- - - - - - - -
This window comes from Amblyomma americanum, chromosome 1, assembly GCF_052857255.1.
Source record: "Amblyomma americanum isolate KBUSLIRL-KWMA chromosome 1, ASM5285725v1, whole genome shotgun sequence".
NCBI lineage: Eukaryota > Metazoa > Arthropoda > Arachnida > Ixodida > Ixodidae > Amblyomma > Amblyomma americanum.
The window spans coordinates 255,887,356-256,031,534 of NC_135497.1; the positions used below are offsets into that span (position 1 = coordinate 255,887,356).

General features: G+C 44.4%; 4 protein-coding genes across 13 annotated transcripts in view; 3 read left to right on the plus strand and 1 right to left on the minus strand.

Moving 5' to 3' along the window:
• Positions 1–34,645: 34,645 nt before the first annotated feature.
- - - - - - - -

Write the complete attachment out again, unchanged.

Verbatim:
This window comes from Amblyomma americanum, chromosome 1, assembly GCF_052857255.1.
Source record: "Amblyomma americanum isolate KBUSLIRL-KWMA chromosome 1, ASM5285725v1, whole genome shotgun sequence".
NCBI lineage: Eukaryota > Metazoa > Arthropoda > Arachnida > Ixodida > Ixodidae > Amblyomma > Amblyomma americanum.
The window spans coordinates 255,887,356-256,031,534 of NC_135497.1; the positions used below are offsets into that span (position 1 = coordinate 255,887,356).

General features: G+C 44.4%; 4 protein-coding genes across 13 annotated transcripts in view; 3 read left to right on the plus strand and 1 right to left on the minus strand.

Moving 5' to 3' along the window:
• Positions 1–34,645: 34,645 nt before the first annotated feature.